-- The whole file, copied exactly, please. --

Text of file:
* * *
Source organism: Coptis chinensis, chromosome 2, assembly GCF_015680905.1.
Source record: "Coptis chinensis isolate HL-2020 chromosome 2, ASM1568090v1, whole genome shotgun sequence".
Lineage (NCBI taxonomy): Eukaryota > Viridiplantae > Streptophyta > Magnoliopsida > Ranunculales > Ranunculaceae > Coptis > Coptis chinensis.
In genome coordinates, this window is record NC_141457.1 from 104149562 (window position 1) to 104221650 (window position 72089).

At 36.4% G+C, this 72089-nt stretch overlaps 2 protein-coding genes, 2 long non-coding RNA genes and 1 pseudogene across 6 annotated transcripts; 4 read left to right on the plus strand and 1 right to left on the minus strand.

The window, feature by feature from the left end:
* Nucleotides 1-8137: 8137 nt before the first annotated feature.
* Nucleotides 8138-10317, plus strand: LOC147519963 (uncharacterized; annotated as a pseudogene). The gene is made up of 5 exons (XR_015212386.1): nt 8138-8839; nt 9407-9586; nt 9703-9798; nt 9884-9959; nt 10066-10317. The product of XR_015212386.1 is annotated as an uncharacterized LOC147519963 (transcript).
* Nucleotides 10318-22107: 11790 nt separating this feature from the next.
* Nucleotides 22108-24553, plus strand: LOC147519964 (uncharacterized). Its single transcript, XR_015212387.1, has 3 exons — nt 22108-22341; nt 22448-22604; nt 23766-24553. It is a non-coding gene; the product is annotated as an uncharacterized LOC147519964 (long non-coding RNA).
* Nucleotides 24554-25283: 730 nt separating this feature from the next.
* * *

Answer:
Source organism: Coptis chinensis, chromosome 2, assembly GCF_015680905.1.
Source record: "Coptis chinensis isolate HL-2020 chromosome 2, ASM1568090v1, whole genome shotgun sequence".
Lineage (NCBI taxonomy): Eukaryota > Viridiplantae > Streptophyta > Magnoliopsida > Ranunculales > Ranunculaceae > Coptis > Coptis chinensis.
In genome coordinates, this window is record NC_141457.1 from 104149562 (window position 1) to 104221650 (window position 72089).

At 36.4% G+C, this 72089-nt stretch overlaps 2 protein-coding genes, 2 long non-coding RNA genes and 1 pseudogene across 6 annotated transcripts; 4 read left to right on the plus strand and 1 right to left on the minus strand.

The window, feature by feature from the left end:
* Nucleotides 1-8137: 8137 nt before the first annotated feature.
* Nucleotides 8138-10317, plus strand: LOC147519963 (uncharacterized; annotated as a pseudogene). The gene is made up of 5 exons (XR_015212386.1): nt 8138-8839; nt 9407-9586; nt 9703-9798; nt 9884-9959; nt 10066-10317. The product of XR_015212386.1 is annotated as an uncharacterized LOC147519963 (transcript).
* Nucleotides 10318-22107: 11790 nt separating this feature from the next.
* Nucleotides 22108-24553, plus strand: LOC147519964 (uncharacterized). Its single transcript, XR_015212387.1, has 3 exons — nt 22108-22341; nt 22448-22604; nt 23766-24553. It is a non-coding gene; the product is annotated as an uncharacterized LOC147519964 (long non-coding RNA).
* Nucleotides 24554-25283: 730 nt separating this feature from the next.